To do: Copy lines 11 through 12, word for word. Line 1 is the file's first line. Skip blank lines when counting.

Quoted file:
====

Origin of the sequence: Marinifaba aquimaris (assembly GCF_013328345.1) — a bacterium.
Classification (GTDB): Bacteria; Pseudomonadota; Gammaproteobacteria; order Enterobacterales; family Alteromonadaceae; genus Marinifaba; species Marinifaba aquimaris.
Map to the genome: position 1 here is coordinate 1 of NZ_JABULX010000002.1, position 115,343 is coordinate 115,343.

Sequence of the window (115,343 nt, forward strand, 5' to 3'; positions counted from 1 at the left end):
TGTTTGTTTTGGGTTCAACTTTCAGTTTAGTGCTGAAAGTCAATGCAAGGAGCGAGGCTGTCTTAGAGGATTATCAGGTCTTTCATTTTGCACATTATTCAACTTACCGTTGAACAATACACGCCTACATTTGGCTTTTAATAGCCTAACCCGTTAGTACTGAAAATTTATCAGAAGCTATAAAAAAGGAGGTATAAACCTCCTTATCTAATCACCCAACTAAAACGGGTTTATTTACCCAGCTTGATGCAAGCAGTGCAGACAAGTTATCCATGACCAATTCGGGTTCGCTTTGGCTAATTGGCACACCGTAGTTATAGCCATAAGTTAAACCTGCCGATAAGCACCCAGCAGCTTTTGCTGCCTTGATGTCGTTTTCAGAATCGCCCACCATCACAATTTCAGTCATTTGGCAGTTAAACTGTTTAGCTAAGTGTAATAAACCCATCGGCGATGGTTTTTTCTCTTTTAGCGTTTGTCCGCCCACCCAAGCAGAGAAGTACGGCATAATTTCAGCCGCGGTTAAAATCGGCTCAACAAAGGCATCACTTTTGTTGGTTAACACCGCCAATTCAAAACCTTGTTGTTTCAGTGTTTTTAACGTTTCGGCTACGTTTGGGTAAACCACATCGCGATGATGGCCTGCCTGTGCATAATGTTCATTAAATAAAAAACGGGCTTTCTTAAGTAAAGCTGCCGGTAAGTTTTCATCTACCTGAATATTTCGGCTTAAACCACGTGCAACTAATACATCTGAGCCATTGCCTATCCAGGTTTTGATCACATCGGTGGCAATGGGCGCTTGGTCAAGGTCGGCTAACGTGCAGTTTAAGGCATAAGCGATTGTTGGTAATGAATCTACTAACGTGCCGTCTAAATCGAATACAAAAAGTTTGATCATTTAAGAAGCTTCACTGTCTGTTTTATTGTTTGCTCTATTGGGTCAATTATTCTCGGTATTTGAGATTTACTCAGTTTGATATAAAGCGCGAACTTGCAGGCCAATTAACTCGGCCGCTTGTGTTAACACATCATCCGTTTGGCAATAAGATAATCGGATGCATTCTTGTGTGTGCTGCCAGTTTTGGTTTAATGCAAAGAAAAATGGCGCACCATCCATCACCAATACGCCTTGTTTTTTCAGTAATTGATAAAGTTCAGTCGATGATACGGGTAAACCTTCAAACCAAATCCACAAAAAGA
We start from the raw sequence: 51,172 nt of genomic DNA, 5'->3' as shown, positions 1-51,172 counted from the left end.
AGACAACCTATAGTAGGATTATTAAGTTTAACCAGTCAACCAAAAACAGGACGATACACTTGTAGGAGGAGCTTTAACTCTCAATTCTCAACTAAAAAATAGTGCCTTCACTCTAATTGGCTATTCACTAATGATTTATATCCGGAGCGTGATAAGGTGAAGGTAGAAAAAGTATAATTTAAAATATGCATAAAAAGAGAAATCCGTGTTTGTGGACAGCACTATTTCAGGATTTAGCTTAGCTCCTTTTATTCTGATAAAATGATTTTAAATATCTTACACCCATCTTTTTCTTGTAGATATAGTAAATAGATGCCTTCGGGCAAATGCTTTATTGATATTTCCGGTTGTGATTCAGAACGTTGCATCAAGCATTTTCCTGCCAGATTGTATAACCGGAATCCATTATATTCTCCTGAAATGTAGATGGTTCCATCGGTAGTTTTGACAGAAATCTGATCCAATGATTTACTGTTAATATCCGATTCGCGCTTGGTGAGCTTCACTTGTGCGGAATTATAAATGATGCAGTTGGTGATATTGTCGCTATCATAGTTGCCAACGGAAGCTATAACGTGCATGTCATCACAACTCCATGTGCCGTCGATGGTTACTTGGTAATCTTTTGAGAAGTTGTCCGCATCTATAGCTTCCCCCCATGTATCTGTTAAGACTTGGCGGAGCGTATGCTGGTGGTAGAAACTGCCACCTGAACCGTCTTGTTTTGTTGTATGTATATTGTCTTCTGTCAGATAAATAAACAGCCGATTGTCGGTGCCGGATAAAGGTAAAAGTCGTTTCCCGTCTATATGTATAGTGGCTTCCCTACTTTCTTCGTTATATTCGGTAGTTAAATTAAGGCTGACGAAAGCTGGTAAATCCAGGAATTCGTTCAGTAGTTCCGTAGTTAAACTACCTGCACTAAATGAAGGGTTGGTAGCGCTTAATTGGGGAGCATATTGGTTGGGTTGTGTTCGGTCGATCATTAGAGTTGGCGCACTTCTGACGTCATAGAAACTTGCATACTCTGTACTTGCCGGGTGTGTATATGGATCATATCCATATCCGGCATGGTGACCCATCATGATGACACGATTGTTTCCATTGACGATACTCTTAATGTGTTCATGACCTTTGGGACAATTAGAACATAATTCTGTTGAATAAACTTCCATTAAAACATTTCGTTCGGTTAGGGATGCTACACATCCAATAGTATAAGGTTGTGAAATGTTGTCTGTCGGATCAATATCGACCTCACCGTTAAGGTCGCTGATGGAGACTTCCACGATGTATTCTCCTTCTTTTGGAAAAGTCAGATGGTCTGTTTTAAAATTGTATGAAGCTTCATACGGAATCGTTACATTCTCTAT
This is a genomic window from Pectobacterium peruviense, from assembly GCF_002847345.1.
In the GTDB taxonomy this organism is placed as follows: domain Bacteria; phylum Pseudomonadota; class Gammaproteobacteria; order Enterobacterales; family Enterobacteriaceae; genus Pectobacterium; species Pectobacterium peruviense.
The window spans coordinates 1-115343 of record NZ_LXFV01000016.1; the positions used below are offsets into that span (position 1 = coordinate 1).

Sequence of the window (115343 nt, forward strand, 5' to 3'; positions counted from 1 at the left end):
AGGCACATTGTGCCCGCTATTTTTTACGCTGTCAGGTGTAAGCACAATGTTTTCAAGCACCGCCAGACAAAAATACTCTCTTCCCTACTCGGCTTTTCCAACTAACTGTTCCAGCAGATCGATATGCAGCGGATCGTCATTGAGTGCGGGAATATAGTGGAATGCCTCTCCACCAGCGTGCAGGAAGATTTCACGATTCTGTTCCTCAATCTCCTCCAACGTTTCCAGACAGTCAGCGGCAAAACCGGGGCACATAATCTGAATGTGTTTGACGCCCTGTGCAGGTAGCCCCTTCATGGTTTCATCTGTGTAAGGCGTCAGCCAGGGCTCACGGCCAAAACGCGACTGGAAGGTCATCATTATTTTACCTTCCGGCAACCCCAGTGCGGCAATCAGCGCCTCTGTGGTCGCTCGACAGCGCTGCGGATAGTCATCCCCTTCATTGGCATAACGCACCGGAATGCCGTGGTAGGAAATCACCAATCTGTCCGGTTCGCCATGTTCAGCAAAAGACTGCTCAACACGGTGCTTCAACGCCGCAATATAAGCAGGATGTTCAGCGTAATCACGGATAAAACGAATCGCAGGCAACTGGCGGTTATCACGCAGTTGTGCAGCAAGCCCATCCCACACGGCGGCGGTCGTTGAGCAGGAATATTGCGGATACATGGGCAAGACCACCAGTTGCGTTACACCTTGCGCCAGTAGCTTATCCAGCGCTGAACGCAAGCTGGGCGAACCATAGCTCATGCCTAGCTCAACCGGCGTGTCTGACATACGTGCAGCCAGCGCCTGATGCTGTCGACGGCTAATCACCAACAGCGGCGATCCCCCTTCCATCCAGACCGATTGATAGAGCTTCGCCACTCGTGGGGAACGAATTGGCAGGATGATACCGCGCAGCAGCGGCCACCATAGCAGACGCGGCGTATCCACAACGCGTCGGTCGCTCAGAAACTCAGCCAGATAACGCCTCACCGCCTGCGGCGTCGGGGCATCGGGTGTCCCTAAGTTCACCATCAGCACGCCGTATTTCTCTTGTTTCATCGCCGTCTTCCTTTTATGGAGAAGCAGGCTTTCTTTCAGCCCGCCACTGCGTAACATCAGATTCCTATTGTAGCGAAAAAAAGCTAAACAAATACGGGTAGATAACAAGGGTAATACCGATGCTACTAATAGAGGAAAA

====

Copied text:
Sequence of the window (115343 nt, forward strand, 5' to 3'; positions counted from 1 at the left end):
AGGCACATTGTGCCCGCTATTTTTTACGCTGTCAGGTGTAAGCACAATGTTTTCAAGCACCGCCAGACAAAAATACTCTCTTCCCTACTCGGCTTTTCCAACTAACTGTTCCAGCAGATCGATATGCAGCGGATCGTCATTGAGTGCGGGAATATAGTGGAATGCCTCTCCACCAGCGTGCAGGAAGATTTCACGATTCTGTTCCTCAATCTCCTCCAACGTTTCCAGACAGTCAGCGGCAAAACCGGGGCACATAATCTGAATGTGTTTGACGCCCTGTGCAGGTAGCCCCTTCATGGTTTCATCTGTGTAAGGCGTCAGCCAGGGCTCACGGCCAAAACGCGACTGGAAGGTCATCATTATTTTACCTTCCGGCAACCCCAGTGCGGCAATCAGCGCCTCTGTGGTCGCTCGACAGCGCTGCGGATAGTCATCCCCTTCATTGGCATAACGCACCGGAATGCCGTGGTAGGAAATCACCAATCTGTCCGGTTCGCCATGTTCAGCAAAAGACTGCTCAACACGGTGCTTCAACGCCGCAATATAAGCAGGATGTTCAGCGTAATCACGGATAAAACGAATCGCAGGCAACTGGCGGTTATCACGCAGTTGTGCAGCAAGCCCATCCCACACGGCGGCGGTCGTTGAGCAGGAATATTGCGGATACATGGGCAAGACCACCAGTTGCGTTACACCTTGCGCCAGTAGCTTATCCAGCGCTGAACGCAAGCTGGGCGAACCATAGCTCATGCCTAGCTCAACCGGCGTGTCTGACATACGTGCAGCCAGCGCCTGATGCTGTCGACGGCTAATCACCAACAGCGGCGATCCCCCTTCCATCCAGACCGATTGATAGAGCTTCGCCACTCGTGGGGAACGAATTGGCAGGATGATACCGCGCAGCAGCGGCCACCATAGCAGACGCGGCGTATCCACAACGCGTCGGTCGCTCAGAAACTCAGCCAGATAACGCCTCACCGCCTGCGGCGTCGGGGCATCGGGTGTCCCTAAGTTCACCATCAGCACGCCGTATTTCTCTTGTTTCATCGCCGTCTTCCTTTTATGGAGAAGCAGGCTTTCTTTCAGCCCGCCACTGCGTAACATCAGATTCCTATTGTAGCGAAAAAAAGCTAAACAAATACGGGTAGATAACAAGGGTAATACCGATGCTACTAATAGAGGAAAA